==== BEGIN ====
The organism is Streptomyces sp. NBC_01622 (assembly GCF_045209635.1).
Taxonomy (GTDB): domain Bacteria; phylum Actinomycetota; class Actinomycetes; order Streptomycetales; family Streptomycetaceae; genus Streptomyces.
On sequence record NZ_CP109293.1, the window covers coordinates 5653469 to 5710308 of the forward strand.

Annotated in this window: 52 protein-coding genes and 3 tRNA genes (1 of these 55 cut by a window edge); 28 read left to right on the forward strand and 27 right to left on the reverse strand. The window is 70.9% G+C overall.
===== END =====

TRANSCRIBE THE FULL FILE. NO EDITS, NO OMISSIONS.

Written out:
The organism is Streptomyces sp. NBC_01622 (assembly GCF_045209635.1).
Taxonomy (GTDB): domain Bacteria; phylum Actinomycetota; class Actinomycetes; order Streptomycetales; family Streptomycetaceae; genus Streptomyces.
On sequence record NZ_CP109293.1, the window covers coordinates 5653469 to 5710308 of the forward strand.

Annotated in this window: 52 protein-coding genes and 3 tRNA genes (1 of these 55 cut by a window edge); 28 read left to right on the forward strand and 27 right to left on the reverse strand. The window is 70.9% G+C overall.